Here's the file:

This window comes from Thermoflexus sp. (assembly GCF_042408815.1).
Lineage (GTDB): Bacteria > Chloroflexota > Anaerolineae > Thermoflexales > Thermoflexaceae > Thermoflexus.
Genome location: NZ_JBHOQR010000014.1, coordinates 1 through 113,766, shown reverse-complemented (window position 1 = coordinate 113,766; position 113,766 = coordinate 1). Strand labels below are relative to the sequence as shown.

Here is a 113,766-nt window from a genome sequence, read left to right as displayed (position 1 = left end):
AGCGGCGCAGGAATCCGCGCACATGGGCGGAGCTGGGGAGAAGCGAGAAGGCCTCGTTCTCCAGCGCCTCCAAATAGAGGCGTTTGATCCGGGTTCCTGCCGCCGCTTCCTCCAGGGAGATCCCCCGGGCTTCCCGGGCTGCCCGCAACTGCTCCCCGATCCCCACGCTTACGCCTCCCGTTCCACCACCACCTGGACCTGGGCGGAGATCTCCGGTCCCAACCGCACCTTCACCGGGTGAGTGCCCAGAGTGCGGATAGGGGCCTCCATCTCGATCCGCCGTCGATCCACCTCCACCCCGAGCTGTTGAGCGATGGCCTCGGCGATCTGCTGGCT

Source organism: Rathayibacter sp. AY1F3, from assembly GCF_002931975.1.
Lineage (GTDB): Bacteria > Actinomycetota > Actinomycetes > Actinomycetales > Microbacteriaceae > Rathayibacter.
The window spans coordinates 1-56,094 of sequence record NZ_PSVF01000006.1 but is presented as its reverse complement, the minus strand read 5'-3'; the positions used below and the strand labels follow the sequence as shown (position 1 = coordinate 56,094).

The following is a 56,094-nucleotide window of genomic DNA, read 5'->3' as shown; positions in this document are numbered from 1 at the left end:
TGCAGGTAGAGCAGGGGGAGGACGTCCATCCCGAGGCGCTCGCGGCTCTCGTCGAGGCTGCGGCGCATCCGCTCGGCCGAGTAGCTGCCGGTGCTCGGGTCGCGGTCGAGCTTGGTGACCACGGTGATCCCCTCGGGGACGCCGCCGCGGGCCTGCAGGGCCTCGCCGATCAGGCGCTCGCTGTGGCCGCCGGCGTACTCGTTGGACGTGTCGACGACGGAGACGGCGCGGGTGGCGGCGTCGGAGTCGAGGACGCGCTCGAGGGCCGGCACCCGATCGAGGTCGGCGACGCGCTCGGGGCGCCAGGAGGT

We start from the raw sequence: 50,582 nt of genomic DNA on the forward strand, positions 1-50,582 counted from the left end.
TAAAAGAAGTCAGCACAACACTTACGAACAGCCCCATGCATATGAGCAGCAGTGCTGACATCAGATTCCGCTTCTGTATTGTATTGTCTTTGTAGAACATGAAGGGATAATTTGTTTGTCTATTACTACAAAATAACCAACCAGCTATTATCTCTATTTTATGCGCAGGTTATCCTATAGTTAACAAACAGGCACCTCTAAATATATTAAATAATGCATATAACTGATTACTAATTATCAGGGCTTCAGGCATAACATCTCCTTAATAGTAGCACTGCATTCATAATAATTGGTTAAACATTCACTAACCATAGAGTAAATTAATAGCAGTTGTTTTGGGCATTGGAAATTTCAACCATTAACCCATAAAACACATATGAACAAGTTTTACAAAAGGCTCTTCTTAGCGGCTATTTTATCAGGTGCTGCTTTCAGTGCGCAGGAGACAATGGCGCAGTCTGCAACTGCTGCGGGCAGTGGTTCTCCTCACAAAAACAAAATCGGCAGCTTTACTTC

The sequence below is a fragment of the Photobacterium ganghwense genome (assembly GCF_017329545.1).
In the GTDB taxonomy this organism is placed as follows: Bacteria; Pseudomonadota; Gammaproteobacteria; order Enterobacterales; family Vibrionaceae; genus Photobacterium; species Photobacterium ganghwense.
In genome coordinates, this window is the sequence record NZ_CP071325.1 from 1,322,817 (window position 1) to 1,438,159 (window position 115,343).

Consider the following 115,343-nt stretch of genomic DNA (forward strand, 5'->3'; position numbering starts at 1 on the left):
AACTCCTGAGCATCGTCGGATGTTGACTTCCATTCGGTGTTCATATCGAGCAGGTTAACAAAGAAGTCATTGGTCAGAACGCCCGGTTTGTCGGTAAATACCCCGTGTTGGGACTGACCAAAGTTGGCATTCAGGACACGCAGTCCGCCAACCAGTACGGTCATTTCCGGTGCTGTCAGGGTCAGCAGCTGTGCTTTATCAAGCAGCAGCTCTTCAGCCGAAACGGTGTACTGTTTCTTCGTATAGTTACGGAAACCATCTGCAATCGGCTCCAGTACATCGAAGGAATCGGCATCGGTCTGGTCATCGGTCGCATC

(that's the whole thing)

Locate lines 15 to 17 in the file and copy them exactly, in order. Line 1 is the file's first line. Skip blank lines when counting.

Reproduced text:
In genome coordinates, this window is the sequence record NZ_CP071325.1 from 1,322,817 (window position 1) to 1,438,159 (window position 115,343).

Consider the following 115,343-nt stretch of genomic DNA (forward strand, 5'->3'; position numbering starts at 1 on the left):
AACTCCTGAGCATCGTCGGATGTTGACTTCCATTCGGTGTTCATATCGAGCAGGTTAACAAAGAAGTCATTGGTCAGAACGCCCGGTTTGTCGGTAAATACCCCGTGTTGGGACTGACCAAAGTTGGCATTCAGGACACGCAGTCCGCCAACCAGTACGGTCATTTCCGGTGCTGTCAGGGTCAGCAGCTGTGCTTTATCAAGCAGCAGCTCTTCAGCCGAAACGGTGTACTGTTTCTTCGTATAGTTACGGAAACCATCTGCAATCGGCTCCAGTACATCGAAGGAATCGGCATCGGTCTGGTCATCGGTCGCATC